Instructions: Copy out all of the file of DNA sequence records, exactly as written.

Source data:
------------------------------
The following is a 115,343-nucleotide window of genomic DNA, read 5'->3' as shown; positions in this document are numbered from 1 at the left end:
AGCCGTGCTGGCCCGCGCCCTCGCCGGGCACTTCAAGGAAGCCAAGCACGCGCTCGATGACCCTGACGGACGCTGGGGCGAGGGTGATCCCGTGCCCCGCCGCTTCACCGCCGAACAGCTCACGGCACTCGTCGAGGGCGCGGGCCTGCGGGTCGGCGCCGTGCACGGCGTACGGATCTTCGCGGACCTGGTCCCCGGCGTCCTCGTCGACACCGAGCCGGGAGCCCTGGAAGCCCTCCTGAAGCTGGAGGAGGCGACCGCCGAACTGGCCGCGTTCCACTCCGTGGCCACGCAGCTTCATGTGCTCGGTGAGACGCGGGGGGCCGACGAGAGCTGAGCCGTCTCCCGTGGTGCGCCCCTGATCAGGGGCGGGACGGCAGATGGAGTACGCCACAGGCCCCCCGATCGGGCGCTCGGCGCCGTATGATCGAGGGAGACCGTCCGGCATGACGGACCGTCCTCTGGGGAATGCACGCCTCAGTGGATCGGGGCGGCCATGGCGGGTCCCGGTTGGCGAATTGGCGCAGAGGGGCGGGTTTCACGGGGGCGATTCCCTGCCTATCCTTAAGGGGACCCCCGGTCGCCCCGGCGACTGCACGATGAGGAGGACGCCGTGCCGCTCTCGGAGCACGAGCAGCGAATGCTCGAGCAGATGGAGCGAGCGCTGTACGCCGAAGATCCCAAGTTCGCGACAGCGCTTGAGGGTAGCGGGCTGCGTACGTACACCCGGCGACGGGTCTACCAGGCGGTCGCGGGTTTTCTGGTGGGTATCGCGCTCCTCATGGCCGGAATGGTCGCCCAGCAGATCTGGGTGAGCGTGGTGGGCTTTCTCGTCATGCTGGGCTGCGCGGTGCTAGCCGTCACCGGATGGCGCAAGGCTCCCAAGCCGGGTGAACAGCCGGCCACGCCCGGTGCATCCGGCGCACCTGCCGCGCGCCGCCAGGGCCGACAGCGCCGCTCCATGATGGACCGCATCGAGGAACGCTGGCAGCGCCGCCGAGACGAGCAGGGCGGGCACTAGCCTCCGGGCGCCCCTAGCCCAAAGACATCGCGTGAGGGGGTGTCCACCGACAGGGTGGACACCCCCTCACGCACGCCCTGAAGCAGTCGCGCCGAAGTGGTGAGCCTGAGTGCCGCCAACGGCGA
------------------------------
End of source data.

The following is a 115,343-nucleotide window of genomic DNA, read 5'->3' as shown; positions in this document are numbered from 1 at the left end:
AGCCGTGCTGGCCCGCGCCCTCGCCGGGCACTTCAAGGAAGCCAAGCACGCGCTCGATGACCCTGACGGACGCTGGGGCGAGGGTGATCCCGTGCCCCGCCGCTTCACCGCCGAACAGCTCACGGCACTCGTCGAGGGCGCGGGCCTGCGGGTCGGCGCCGTGCACGGCGTACGGATCTTCGCGGACCTGGTCCCCGGCGTCCTCGTCGACACCGAGCCGGGAGCCCTGGAAGCCCTCCTGAAGCTGGAGGAGGCGACCGCCGAACTGGCCGCGTTCCACTCCGTGGCCACGCAGCTTCATGTGCTCGGTGAGACGCGGGGGGCCGACGAGAGCTGAGCCGTCTCCCGTGGTGCGCCCCTGATCAGGGGCGGGACGGCAGATGGAGTACGCCACAGGCCCCCCGATCGGGCGCTCGGCGCCGTATGATCGAGGGAGACCGTCCGGCATGACGGACCGTCCTCTGGGGAATGCACGCCTCAGTGGATCGGGGCGGCCATGGCGGGTCCCGGTTGGCGAATTGGCGCAGAGGGGCGGGTTTCACGGGGGCGATTCCCTGCCTATCCTTAAGGGGACCCCCGGTCGCCCCGGCGACTGCACGATGAGGAGGACGCCGTGCCGCTCTCGGAGCACGAGCAGCGAATGCTCGAGCAGATGGAGCGAGCGCTGTACGCCGAAGATCCCAAGTTCGCGACAGCGCTTGAGGGTAGCGGGCTGCGTACGTACACCCGGCGACGGGTCTACCAGGCGGTCGCGGGTTTTCTGGTGGGTATCGCGCTCCTCATGGCCGGAATGGTCGCCCAGCAGATCTGGGTGAGCGTGGTGGGCTTTCTCGTCATGCTGGGCTGCGCGGTGCTAGCCGTCACCGGATGGCGCAAGGCTCCCAAGCCGGGTGAACAGCCGGCCACGCCCGGTGCATCCGGCGCACCTGCCGCGCGCCGCCAGGGCCGACAGCGCCGCTCCATGATGGACCGCATCGAGGAACGCTGGCAGCGCCGCCGAGACGAGCAGGGCGGGCACTAGCCTCCGGGCGCCCCTAGCCCAAAGACATCGCGTGAGGGGGTGTCCACCGACAGGGTGGACACCCCCTCACGCACGCCCTGAAGCAGTCGCGCCGAAGTGGTGAGCCTGAGTGCCGCCAACGGCGA